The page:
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This page contains a single entry from the blog posted on June 21, 2012 1:10 PM. The previous post in this blog was Portland sewer barons drain everyone dry. The next post in this blog is Bike share: It's a white male thing. Many more can be found on the main index page or by looking through the archives.

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Thursday, June 21, 2012

Another month, another $70 million of debt for Portland City Hall

The City of Portland's going to the well to borrow more tens of millions of dollars this week -- $73.7 million for "urban renewal" malarkey in the "River District," which looks to be the Pearl and vicinity. Around $33.2 million of it will refinance bonds issued back in 2003. The other $40.5 million or so will apparently be used to pay off back-room "line of credit" deals already made with Wells Fargo and one or more other lenders (if we had to guess, Bank of America). The official sales pitch is here.

The new bonds carry a Moody's rating of A1. That's the fifth rung down on the Moody's rating ladder -- four down from Aaa and popularly translated as "upper medium grade."

The city's long-term debt, counting bonds, lines of credit, and unfunded pension liability, is now about $11,000 per resident, and rising.

Meanwhile, if you think the municipal bond world is on the up-and-up, you might want to put a little time aside to read this fascinating tale of woe. There are snakes under every rock.

Comments (13)

So, how is refinancing existing debt (while interest rates are at a record low) an increase in debt?

"So, how is refinancing existing debt (while interest rates are at a record low) an increase in debt?"

I believe the CoP was still trumpeting its Aaa bond rating back in 2003, but the current rating of A1 is a four-step downgrade. I don't know what that translates to in terms of an apples to apples interest rate comparison, but it's becoming more and more expensive for the CoP to borrow money. Perpetually refinancing "interim" financing obligations isn't exactly a sound financial strategy. How about actually paying the balance down?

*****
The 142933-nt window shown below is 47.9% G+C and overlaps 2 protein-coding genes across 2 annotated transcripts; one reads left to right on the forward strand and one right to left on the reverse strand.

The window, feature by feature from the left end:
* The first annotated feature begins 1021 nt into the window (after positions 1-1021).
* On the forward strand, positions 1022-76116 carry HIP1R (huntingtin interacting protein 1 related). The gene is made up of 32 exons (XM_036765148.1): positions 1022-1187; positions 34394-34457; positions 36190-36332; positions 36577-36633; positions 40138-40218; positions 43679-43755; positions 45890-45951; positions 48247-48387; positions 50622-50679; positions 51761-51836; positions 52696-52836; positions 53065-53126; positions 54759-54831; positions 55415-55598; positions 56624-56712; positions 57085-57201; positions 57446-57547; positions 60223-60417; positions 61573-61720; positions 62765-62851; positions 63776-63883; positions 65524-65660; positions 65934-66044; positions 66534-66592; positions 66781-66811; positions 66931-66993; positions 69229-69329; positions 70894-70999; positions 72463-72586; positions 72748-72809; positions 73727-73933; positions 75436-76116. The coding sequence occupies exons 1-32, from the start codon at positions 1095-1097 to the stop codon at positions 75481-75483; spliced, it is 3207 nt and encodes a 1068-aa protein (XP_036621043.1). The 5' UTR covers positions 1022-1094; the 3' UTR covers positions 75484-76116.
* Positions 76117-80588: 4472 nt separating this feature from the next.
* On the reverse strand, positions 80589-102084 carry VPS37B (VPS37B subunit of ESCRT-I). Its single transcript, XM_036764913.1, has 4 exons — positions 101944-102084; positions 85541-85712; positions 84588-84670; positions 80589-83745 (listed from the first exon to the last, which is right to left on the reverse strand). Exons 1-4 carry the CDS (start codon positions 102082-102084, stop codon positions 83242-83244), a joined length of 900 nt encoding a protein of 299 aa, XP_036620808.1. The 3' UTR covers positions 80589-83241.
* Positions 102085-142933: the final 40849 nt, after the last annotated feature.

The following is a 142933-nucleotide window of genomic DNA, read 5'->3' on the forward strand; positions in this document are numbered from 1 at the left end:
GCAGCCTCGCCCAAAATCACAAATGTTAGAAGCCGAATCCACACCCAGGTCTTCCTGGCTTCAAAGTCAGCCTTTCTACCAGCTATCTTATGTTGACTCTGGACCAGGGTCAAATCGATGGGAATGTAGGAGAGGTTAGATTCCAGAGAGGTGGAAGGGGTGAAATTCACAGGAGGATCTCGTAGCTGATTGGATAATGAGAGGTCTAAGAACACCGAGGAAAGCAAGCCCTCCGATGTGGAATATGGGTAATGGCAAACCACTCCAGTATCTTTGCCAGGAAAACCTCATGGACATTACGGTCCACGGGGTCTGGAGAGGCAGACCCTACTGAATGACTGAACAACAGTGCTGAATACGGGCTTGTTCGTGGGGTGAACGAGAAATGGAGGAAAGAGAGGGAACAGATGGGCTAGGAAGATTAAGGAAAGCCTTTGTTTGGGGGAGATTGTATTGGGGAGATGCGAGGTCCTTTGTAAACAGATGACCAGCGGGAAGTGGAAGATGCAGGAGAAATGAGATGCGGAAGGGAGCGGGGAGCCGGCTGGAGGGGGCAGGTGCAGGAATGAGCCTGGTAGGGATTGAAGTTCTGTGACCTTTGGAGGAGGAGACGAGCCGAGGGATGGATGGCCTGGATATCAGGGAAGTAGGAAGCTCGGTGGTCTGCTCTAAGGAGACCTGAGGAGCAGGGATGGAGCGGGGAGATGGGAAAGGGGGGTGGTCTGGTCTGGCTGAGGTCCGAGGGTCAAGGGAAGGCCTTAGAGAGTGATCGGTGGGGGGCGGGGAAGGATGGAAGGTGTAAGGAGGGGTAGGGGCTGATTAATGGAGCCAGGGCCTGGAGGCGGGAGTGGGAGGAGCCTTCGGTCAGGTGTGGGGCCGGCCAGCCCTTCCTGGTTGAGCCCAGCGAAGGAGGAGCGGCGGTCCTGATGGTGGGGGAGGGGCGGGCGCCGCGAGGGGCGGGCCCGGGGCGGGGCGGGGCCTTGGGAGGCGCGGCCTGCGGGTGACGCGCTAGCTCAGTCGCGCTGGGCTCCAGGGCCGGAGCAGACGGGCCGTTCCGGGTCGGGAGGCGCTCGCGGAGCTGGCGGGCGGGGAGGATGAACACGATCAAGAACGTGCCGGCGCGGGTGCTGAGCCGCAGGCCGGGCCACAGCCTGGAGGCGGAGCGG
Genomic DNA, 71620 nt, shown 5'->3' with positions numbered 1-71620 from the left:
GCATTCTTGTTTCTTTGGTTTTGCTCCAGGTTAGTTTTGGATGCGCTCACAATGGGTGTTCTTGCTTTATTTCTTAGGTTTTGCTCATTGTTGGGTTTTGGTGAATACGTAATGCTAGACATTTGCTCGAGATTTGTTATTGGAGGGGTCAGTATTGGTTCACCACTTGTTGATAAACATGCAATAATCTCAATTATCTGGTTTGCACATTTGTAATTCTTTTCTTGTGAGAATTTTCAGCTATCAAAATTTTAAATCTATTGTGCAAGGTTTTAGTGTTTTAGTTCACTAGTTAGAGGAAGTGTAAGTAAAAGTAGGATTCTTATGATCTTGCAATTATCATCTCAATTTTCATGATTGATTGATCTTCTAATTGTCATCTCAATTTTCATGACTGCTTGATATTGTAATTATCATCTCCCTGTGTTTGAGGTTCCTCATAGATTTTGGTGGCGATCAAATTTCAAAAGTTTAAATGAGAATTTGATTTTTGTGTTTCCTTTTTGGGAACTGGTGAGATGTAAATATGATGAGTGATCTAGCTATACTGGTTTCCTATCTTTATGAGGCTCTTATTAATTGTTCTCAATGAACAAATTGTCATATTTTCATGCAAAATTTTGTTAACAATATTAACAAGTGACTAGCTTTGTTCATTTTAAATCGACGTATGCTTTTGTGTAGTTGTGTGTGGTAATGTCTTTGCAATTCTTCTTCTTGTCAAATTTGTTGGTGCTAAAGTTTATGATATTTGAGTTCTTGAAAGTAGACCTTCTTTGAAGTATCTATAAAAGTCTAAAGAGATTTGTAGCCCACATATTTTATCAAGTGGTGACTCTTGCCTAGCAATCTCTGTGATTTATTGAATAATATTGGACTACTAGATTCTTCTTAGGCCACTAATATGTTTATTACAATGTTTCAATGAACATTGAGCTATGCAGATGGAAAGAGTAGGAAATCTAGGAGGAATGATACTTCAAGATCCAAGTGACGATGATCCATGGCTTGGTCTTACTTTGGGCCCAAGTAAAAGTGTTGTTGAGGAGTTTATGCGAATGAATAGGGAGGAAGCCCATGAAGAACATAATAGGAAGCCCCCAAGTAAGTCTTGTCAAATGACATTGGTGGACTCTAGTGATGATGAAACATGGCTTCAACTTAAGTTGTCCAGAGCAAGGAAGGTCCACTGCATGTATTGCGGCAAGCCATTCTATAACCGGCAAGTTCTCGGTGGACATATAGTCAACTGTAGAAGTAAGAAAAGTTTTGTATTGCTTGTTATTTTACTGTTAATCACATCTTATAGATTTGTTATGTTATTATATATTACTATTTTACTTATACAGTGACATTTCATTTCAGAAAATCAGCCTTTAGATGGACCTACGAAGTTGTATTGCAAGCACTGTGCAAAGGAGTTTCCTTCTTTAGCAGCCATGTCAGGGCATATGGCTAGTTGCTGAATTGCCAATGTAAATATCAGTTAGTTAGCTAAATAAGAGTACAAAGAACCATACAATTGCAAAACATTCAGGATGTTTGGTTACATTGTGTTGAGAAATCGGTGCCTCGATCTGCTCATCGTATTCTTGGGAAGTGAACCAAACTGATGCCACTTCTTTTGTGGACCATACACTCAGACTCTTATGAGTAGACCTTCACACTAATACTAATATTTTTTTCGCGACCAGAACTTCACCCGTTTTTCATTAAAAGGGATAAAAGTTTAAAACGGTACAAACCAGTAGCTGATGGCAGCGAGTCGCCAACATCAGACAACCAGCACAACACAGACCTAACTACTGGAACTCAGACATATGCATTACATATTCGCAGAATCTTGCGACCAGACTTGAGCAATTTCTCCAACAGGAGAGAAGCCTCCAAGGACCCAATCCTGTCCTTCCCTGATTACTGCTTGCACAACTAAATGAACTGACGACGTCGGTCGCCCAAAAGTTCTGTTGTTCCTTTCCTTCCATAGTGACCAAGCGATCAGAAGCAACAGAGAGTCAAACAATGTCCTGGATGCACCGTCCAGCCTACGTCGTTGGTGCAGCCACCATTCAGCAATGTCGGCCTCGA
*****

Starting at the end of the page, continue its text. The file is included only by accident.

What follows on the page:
Good point about the relative bond rating, I don't know the rates either, but I'll bet the lower interest rates offset the credit rating impact. Any time they pay debt service they buy the principal down.

Crooks, liars, and thieves....everywhere
Great article in Rolling Stone, thanks!

jmh's comment on "perpetually refinancing...isn't exactly a sound financial strategy" makes sense in what is happening in several of CoP's URA's.

In SoWhat even PDC's financial gurus recognize that property tax collections are going down. One major reason besides property deflation is that property owners like bare land and condo owners are appealing their taxes and winning. Thus, the TIF dollars aren't rolling in as projected in 1999 and in subsequent years. The recent PDC financial projections reflect this as their "Fund Resources" dollars go down each year out to the final projected years of 2016-17.

The reality is that continuing the debt, even reconstituted, and how you will pay for it isn't sound.

So, how is refinancing existing debt (while interest rates are at a record low) an increase in debt?

Nobody said it was. But you can bet your smart a*s that the interest rates on this permanent financing are going to be way higher than on the back-room short-term "lines of credit." The debt service burden will be going up, not down.